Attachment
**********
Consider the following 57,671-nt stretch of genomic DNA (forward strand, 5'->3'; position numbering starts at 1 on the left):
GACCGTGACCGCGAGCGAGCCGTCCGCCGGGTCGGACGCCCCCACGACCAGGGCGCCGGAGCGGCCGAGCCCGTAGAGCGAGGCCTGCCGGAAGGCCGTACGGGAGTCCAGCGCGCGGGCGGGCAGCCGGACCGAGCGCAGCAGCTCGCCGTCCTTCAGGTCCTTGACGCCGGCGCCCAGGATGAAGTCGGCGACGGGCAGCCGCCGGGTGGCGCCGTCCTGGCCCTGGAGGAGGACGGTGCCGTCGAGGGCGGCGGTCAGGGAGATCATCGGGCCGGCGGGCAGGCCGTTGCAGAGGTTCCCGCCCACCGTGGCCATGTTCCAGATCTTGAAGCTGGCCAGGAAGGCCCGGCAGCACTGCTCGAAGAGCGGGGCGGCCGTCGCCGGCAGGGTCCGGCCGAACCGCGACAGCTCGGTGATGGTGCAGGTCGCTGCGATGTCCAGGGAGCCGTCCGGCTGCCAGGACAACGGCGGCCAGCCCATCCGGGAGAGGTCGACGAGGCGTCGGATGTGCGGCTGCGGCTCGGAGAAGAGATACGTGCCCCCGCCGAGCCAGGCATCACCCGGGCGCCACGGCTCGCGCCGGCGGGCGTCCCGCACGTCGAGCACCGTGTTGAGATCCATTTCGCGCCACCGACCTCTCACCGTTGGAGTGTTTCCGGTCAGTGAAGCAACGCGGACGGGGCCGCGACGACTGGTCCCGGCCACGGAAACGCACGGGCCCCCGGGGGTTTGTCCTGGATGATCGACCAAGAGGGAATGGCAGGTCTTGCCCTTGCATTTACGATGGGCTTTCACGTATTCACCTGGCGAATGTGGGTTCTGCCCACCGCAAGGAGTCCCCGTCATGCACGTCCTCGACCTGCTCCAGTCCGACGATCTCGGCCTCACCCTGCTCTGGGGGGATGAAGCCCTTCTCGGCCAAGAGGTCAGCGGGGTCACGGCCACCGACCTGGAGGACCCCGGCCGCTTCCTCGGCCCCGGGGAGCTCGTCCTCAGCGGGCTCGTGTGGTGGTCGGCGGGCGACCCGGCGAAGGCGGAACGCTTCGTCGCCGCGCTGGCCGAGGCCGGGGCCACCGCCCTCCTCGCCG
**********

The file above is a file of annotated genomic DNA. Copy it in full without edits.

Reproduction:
Consider the following 57,671-nt stretch of genomic DNA (forward strand, 5'->3'; position numbering starts at 1 on the left):
GACCGTGACCGCGAGCGAGCCGTCCGCCGGGTCGGACGCCCCCACGACCAGGGCGCCGGAGCGGCCGAGCCCGTAGAGCGAGGCCTGCCGGAAGGCCGTACGGGAGTCCAGCGCGCGGGCGGGCAGCCGGACCGAGCGCAGCAGCTCGCCGTCCTTCAGGTCCTTGACGCCGGCGCCCAGGATGAAGTCGGCGACGGGCAGCCGCCGGGTGGCGCCGTCCTGGCCCTGGAGGAGGACGGTGCCGTCGAGGGCGGCGGTCAGGGAGATCATCGGGCCGGCGGGCAGGCCGTTGCAGAGGTTCCCGCCCACCGTGGCCATGTTCCAGATCTTGAAGCTGGCCAGGAAGGCCCGGCAGCACTGCTCGAAGAGCGGGGCGGCCGTCGCCGGCAGGGTCCGGCCGAACCGCGACAGCTCGGTGATGGTGCAGGTCGCTGCGATGTCCAGGGAGCCGTCCGGCTGCCAGGACAACGGCGGCCAGCCCATCCGGGAGAGGTCGACGAGGCGTCGGATGTGCGGCTGCGGCTCGGAGAAGAGATACGTGCCCCCGCCGAGCCAGGCATCACCCGGGCGCCACGGCTCGCGCCGGCGGGCGTCCCGCACGTCGAGCACCGTGTTGAGATCCATTTCGCGCCACCGACCTCTCACCGTTGGAGTGTTTCCGGTCAGTGAAGCAACGCGGACGGGGCCGCGACGACTGGTCCCGGCCACGGAAACGCACGGGCCCCCGGGGGTTTGTCCTGGATGATCGACCAAGAGGGAATGGCAGGTCTTGCCCTTGCATTTACGATGGGCTTTCACGTATTCACCTGGCGAATGTGGGTTCTGCCCACCGCAAGGAGTCCCCGTCATGCACGTCCTCGACCTGCTCCAGTCCGACGATCTCGGCCTCACCCTGCTCTGGGGGGATGAAGCCCTTCTCGGCCAAGAGGTCAGCGGGGTCACGGCCACCGACCTGGAGGACCCCGGCCGCTTCCTCGGCCCCGGGGAGCTCGTCCTCAGCGGGCTCGTGTGGTGGTCGGCGGGCGACCCGGCGAAGGCGGAACGCTTCGTCGCCGCGCTGGCCGAGGCCGGGGCCACCGCCCTCCTCGCCG